Prevention of Alcohol-related
A. James McKnightTransportation Research Associates, Annapolis, MD, USA
Robert B. VoasPacific Institute for Research and Evaluation, Calverton, MD, USA
Countermeasures to alcohol-related road crashes are considered within four categories: reducing alcohol consumption by reducing alcohol availability; separating drinking from driving; apprehending and removing the drinking driver from the road; and preventing the recurrence of drinking and driving among drink—driving offenders. This chapter is organized around those four elements of the impaired driving problem.
Traditional efforts to reduce drinking and driving have centered on the enforcement of impaired driving laws. Over the last two decades, however, the science of alcohol safety has expanded to include efforts to limit drinking as well as driving after drinking. This has occurred as research has demonstrated the effectiveness of making alcohol less available, particularly to youth, in reducing alcohol-related crashes. Efforts to reduce consumption have taken three forms: (a) limiting total consumption by regulating sales through prohibition of sales to minors in certain locations or jurisdictions and through the manipulation of price through excise taxes; (b) controlling the conditions of service (e.g. limiting “happy hours”); and (c) designing information campaigns to discourage heavy drinking.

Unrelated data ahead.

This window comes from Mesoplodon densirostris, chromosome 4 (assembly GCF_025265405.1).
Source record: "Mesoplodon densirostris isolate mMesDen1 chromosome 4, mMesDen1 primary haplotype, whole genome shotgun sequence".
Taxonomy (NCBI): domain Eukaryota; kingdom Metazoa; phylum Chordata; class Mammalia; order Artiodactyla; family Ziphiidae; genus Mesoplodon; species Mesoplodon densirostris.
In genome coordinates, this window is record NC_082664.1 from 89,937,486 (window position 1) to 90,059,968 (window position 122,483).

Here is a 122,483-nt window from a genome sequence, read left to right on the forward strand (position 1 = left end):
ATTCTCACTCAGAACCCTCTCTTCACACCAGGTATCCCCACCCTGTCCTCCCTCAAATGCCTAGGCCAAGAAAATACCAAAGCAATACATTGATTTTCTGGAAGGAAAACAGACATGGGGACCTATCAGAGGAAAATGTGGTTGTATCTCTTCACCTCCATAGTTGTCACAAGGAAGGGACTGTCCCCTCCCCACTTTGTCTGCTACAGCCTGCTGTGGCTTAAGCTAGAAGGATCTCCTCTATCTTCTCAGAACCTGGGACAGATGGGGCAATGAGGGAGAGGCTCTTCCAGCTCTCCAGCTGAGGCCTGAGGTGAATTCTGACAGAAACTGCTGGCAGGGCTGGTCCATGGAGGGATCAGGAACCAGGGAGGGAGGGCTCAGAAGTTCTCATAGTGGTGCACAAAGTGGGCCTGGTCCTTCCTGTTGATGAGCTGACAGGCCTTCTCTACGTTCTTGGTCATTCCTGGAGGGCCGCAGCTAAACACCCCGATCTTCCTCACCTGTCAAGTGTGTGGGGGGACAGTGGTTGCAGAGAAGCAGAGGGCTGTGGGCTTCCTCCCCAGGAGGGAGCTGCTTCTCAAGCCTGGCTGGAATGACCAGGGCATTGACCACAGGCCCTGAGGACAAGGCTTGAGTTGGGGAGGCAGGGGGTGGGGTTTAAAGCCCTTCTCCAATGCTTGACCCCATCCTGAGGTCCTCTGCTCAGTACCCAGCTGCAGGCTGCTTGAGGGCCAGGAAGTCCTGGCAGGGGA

It is possible for individuals to drink heavily and not be exposed to causing alcohol-related crashes if they do not have access to a vehicle. Programs to achieve this outcome include: public education efforts to persuade the drinkers themselves to take steps to avoid driving
The Essential Handbook of Treatment and Prevention of Alcohol Problems. Edited by N. Heather and T. Stockwell. © 2004 John Wiley & Sons Ltd. ISBN 0-470-86296-3.